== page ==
N.Rizvi ( Department of Thoracic Medicine, Jinnah Postgraduate Medical Centre, Karachi. )
R. H. Shah ( Department of Thoracic Medicine, Jinnah Postgraduate Medical Centre,Karachi )
N. Inayat ( Department of Thoracic Medicine, Jinnah Postgraduate Medical Centre,Karachi )
N. Hussain ( Department of Thoracic Medicine, Jinnah Postgraduate Medical Centre,Karachi. )
Tuberculosis is one of the important communicable diseases world wide.1 The incidence of tuberculosis has been increasing globally, almost 2 billion people (one third of the world\'s population) around the globe are infected with M. tuberculosis.2 It is the world\'s biggest killer by a single pathogen causing the death of three million people every year, which is equal to approximately 6% of all the deaths worldwide.3 Some studies have shown that the diagnosis of TB in elderly is frequently delayed or found at autopsy.4-11 However others suggested that the pattern of TB in the elderly is so characteristic, that it should be given a separate classification.12 In this prospective study we tried to evaluate, whether there is any difference in presentation of young and elderly patients with pulmonary tuberculosis, as the incidence of tuberculosis in our population is very high.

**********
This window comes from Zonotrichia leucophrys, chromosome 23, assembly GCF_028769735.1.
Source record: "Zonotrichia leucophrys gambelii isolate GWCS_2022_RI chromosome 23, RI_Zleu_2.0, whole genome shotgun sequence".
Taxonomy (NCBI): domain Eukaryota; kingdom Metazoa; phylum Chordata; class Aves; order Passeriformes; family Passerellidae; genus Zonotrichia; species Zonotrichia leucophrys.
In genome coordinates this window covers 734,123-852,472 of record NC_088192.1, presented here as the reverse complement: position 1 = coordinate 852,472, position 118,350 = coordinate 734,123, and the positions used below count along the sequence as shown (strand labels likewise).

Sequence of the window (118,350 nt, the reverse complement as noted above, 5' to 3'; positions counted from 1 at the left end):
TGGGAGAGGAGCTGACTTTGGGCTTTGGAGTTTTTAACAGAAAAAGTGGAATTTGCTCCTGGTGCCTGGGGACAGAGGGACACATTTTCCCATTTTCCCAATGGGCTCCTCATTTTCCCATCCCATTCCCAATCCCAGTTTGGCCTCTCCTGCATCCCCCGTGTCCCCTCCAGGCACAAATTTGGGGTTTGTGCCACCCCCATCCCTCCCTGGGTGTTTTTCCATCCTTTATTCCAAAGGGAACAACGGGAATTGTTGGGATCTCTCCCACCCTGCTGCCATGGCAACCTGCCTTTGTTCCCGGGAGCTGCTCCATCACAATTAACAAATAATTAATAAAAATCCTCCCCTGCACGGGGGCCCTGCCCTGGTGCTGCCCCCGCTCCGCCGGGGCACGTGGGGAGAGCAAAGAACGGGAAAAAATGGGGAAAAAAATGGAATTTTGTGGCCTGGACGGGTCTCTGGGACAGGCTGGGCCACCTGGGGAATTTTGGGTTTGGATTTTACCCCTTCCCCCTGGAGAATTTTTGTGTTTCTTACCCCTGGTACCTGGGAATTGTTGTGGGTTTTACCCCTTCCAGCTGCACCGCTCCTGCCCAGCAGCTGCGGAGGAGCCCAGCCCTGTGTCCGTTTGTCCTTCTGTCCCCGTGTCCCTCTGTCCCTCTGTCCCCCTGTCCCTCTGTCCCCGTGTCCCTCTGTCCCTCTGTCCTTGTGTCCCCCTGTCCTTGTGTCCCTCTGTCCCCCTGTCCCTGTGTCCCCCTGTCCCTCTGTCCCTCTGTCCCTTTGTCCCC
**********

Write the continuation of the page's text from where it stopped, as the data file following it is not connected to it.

Patients and Methods
This study was conducted between Dec, 1999 to May, 2000 in newly diagnosed patients of pulmonary tuberculosis, at the Department of Thoracic Medicine, JPMC, Karachi. Demographic data, presenting symptoms, radiographic appearance, weight of the patients, AFB smear either sputum of gastric lavage (those who failed to produce sputum) were collected. The patients were divided into two groups (1) younger (<60 years) and elderly (>60 years) age groups. The difference in presentation of the two groups were analyzed for statistical differences, chi-square test was used for testing difference of percentage and student\'s t-test was used for testing difference of means. The P<0.05 level of significance was adopted.